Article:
We find ourselves in the middle of one of the greatest wealth transfer periods of all time. Those with wealth must decide whether they want to make transfers, and if they do, they must decide how much, to whom, when and in what structure?
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The city is planning to decide later this year whether to attempt to acquire the electrical system serving Boulder from Xcel and create its own municipal electric utility.
There is, however, a question about how much, if any, Boulder would have to pay Xcel Energy in “stranded costs.” Under federal law, customers who leave their utility can be required, under certain circumstances, to pay the utility for investments in generation that were made on their behalf if the departing customer uses the utility’s transmission system to receive electricity from a new wholesale supplier.
In this case, Xcel Energy has said the city would owe $255 million if Boulder leaves Xcel’s system in 2017. According to Xcel, this is necessary to cover Boulder’s share of the debt for coal plants and other generation assets the company brought online prior to Boulder indicating its intent to purchase energy from sources other than Xcel. Currently, Colorado law does not allow communities served by investor-owned utilities such as Xcel to purchase power from any other supplier.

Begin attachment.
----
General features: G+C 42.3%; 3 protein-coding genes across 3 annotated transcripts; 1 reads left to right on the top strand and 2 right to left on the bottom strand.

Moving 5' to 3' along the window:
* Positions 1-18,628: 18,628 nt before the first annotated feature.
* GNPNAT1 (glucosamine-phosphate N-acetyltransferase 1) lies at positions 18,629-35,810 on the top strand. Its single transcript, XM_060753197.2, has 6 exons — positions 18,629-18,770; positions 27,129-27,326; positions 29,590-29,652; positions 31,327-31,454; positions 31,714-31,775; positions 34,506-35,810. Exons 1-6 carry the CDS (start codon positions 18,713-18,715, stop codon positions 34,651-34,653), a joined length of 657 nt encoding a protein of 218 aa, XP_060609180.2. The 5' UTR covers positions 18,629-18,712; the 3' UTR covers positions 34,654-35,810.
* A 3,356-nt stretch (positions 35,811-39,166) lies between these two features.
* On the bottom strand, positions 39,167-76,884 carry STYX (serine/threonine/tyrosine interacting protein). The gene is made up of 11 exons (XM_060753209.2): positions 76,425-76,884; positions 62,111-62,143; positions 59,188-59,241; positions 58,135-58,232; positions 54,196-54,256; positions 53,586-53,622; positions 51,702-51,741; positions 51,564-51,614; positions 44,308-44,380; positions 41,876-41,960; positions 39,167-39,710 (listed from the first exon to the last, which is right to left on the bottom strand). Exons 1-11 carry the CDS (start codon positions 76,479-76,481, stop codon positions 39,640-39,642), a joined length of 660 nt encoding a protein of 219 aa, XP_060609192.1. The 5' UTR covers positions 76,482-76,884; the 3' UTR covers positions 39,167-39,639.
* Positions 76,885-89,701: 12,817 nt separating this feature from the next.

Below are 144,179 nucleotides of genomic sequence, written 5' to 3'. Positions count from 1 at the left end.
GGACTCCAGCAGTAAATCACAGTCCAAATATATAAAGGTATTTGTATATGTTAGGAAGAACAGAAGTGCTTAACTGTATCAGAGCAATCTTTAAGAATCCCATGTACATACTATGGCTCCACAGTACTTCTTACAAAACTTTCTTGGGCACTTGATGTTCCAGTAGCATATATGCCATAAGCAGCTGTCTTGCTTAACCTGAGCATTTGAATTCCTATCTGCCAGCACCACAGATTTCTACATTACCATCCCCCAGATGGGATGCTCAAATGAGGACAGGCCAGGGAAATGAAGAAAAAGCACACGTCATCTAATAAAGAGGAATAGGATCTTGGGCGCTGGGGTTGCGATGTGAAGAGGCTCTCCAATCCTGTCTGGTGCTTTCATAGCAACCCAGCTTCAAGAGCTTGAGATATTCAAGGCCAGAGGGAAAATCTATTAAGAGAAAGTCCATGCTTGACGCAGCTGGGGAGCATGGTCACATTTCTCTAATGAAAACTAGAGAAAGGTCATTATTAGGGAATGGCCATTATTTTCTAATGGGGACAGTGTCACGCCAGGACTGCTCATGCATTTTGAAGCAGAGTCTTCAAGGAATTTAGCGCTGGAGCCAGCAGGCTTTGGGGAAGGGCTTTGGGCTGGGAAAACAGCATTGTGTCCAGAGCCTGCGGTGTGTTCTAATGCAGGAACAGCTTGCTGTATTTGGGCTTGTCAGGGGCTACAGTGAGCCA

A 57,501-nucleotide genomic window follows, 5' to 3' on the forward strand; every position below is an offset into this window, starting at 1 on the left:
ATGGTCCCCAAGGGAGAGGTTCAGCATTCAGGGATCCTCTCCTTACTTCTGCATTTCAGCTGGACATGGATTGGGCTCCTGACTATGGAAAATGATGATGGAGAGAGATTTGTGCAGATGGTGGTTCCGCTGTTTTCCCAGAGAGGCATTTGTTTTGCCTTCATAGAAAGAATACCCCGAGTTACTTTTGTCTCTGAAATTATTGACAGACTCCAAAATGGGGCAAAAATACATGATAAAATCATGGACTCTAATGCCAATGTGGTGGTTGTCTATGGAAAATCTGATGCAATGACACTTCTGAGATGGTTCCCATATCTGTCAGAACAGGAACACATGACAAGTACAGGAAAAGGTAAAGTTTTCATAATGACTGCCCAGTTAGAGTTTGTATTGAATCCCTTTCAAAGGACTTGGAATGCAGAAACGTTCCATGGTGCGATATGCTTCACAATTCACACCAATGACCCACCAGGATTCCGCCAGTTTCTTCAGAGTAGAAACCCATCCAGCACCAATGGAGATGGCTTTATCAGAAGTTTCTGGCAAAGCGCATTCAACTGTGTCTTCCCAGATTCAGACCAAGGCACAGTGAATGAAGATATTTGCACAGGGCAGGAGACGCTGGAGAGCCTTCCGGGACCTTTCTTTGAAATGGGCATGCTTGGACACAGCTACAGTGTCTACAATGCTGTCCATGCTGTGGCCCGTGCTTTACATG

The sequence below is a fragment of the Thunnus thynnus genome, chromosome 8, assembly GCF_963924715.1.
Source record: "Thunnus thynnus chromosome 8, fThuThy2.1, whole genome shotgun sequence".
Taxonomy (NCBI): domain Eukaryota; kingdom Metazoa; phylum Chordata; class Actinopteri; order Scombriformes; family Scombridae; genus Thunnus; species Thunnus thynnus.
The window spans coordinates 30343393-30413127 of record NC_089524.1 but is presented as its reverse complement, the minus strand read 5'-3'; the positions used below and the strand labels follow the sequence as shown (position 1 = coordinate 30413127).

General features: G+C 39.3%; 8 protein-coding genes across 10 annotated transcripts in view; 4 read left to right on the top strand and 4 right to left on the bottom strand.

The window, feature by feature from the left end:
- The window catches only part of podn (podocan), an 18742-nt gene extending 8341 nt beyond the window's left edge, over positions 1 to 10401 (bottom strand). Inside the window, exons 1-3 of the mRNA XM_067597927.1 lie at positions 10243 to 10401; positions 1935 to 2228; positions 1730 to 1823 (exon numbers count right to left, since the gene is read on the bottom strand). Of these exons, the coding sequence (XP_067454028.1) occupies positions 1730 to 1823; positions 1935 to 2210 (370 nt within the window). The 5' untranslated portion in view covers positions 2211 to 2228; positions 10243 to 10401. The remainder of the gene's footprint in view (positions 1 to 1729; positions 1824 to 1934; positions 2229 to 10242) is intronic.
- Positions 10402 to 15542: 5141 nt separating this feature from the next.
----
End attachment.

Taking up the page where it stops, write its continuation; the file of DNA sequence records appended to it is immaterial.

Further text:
In the filing, the city argues that any stranded cost obligation should be proportionately related to how much power it purchases from Xcel and for how long. If the regulators agree, Boulder would be in a clear position to manage any potential stranded-cost obligation. The city of South Daytona, Florida, received a similar ruling from the commission in 2012 during its municipalization process.
“We believe a ruling in support of the city on this very specific legal question would be a win-win-win,´ said city attorney Tom Carr in a press statement. “This would chart a way for a Boulder electric utility to address its stranded-cost exposure while at the same time protecting Xcel’s shareholders and protecting remaining customers of the company.”
Recent city analyses show that a local electric utility could use renewable sources of energy such as wind, solar and hydro for more than 50 percent of its supply and significantly decrease greenhouse gas emissions while maintaining similar or lower rates and reliability than those offered by Xcel Energy.
Xcel Energy is expected to begin investing in new generation assets in early December. Boulder City Council is scheduled to decide Aug. 6 whether to enter into good-faith negotiations – and, possibly, condemnation litigation – about the value of the equipment and facilities the city would need to acquire.